Every move they make seems deliberate; no storms, internal or external, buffet these terrific performers about. Just once, I saw two of them sag briefly, although even that was controlled. Yet everything they do evokes human behavior or raises questions about it. One sequence ends with Jones sitting on the floor with her long legs spread very wide apart. Lozado and Collins pick her up in that position, carry her to a new spot, and set her down again. This maneuver happens several times in a row, with Jones turning her head as if to indicate where they should place her. The combination of gentility, even regality, contrasts with her awkward, exposed position. At the end of this sequence, Flores makes her briefest appearance, jumps over Jones’s outspread legs, and exits.
Another time, Crossman and Haarmann lie on the floor some distance from each other and, to jerky music by viola and light percussion, roll a bit closer together, re-positioning their resting poses, then rolling closer still. Finally, she rolls onto him, and a pale spotlight from above illumines them. When the music stops, she rolls away, and he exits, hitting one foot against the floor as he goes. Then the harp raises its mellow, rippling voice, and Crossman re-enters to take part in a male trio, in which all three men are busy with different strenuous (and gorgeous) tasks. One of Lozano’s is to circle the others with a springy mazurka step (this is the section in which Crossman whirls his arms). Eventually, those two roll away, and Collins, in a short solo, reminds me that one of the silent questions the dancers occasionally seem to be asking is “what am I hearing?”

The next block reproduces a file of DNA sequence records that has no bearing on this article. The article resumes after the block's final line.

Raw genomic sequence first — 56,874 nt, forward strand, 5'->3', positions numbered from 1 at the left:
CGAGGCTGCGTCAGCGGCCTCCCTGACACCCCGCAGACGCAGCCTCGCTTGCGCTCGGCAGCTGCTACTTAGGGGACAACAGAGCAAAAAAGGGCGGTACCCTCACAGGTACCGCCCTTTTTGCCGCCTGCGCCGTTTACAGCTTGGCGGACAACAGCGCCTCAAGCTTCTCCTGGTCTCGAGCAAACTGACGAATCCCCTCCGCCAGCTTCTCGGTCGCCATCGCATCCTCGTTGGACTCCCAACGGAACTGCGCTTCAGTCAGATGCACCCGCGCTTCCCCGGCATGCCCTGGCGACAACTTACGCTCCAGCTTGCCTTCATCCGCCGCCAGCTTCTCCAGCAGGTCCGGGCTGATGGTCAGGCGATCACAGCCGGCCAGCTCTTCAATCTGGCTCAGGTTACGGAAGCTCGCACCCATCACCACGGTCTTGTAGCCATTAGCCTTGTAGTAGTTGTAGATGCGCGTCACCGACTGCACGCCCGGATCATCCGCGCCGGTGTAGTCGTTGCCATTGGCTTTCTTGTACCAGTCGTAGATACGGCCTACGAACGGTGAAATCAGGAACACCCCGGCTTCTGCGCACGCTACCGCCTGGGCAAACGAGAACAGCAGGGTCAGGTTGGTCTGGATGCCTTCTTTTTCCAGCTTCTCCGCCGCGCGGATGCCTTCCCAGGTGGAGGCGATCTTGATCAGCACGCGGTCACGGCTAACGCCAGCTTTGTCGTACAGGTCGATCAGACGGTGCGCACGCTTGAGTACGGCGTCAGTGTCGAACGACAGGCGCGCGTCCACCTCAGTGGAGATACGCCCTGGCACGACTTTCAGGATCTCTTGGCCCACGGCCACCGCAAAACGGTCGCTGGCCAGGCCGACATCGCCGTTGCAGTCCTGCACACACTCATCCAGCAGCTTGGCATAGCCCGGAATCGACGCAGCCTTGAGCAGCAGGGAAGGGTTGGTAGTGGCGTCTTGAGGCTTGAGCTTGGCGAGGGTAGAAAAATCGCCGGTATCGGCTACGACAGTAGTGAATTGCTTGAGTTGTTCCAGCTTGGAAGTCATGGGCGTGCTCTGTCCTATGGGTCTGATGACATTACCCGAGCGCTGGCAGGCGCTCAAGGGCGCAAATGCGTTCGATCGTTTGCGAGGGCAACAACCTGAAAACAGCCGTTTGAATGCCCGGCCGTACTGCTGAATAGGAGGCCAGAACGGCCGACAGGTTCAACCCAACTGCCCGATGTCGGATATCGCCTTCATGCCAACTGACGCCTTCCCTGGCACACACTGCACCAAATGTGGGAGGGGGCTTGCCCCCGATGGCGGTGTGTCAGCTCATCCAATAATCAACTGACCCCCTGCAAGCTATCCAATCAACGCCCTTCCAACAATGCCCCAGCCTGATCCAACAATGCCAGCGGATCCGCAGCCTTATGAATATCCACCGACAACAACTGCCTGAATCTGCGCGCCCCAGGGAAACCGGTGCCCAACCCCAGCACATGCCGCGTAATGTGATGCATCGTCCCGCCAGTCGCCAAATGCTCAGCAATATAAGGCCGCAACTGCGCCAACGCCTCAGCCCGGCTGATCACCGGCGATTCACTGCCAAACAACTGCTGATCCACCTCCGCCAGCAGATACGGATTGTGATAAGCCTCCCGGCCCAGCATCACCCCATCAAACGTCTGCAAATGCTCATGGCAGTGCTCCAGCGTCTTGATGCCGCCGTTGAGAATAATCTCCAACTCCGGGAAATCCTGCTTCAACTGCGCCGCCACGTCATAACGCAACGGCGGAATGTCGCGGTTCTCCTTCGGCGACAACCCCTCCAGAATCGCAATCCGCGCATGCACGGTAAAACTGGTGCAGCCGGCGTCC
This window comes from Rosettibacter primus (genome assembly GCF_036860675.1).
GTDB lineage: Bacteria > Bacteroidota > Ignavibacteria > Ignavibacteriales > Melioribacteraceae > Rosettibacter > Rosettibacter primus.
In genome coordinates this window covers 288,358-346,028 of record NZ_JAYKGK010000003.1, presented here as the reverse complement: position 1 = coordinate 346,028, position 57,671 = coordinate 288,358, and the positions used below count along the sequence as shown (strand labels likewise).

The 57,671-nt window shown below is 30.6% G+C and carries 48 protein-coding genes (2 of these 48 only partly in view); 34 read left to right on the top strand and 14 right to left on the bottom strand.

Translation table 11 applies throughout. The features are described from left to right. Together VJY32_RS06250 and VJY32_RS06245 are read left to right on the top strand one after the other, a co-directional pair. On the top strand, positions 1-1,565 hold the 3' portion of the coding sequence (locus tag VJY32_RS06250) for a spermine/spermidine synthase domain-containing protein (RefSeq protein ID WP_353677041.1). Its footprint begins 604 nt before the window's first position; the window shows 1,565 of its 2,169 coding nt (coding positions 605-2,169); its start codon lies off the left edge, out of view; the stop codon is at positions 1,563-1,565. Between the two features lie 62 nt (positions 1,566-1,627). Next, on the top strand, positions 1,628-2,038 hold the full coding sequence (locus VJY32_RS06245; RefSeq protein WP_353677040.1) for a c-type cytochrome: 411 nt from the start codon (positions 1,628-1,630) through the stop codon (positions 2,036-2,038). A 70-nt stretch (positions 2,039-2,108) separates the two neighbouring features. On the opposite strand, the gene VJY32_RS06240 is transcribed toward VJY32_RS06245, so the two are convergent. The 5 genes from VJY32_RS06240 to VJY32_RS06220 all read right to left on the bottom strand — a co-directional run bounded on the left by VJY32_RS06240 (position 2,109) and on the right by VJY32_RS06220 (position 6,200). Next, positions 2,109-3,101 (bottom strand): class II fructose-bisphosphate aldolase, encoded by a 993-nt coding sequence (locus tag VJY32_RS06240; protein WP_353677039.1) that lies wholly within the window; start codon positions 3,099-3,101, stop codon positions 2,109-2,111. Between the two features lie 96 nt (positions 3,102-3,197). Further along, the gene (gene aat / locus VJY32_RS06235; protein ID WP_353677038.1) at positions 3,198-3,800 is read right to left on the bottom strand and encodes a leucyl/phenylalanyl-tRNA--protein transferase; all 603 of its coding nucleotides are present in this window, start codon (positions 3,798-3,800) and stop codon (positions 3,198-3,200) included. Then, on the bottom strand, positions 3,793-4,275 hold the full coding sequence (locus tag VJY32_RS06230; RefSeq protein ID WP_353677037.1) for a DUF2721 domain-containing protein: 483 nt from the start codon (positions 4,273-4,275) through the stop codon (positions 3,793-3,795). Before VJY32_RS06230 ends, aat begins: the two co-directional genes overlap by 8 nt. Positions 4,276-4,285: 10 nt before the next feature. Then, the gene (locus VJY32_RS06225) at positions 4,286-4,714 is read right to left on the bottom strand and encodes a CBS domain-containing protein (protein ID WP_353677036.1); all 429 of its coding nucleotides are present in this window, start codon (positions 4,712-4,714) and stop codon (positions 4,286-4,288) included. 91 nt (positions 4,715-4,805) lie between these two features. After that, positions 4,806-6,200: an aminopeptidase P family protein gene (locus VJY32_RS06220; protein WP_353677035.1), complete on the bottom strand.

Tanowitz helps us notice all these splendid performers—whether they’re alone, as in two especially marvelous, variegated solos for Crossman and for Haarmann; or together in unison passages; or on their own in masterfully designed canons. The choreography is also highly articulate and changeable within its density and appointed range. The dancers cover ground athletically or find a place and stitch a lot of fast, intricate steps onto it. They slow down and execute a single move as if intent on only that action. They’re in the air, they’re on the floor. Now they spin, now they pursue straight paths.
You sense the end is coming when all the light rectangles that have appeared previously, one at a time, reappear together on the floor. The dancers link themselves together in a horizontal line, and slowly lift a leg as they step and turn to face both banks of spectators. Flores, the last to join the line, enters, and the lights change to low-level white, so that the performers’ long, skinny shadows slip along the floor. Slowly and not in perfect synchrony, they lie down together, and the lights dim to black.
Enigmas etched with perfect lucidity.
Pam Tanowitz Dance has two more performances on Saturday, October 1. The other three in NY Quadrille are scheduled as follows: RoseAnne Spradlin: September 29, 30, October 2 (matinee and evening); Tere O’Connor Dance: October 4, 5, and 8 (matinee and evening); Loni Landon Dance Project: October 6, 7, and 9 (matinee and evening).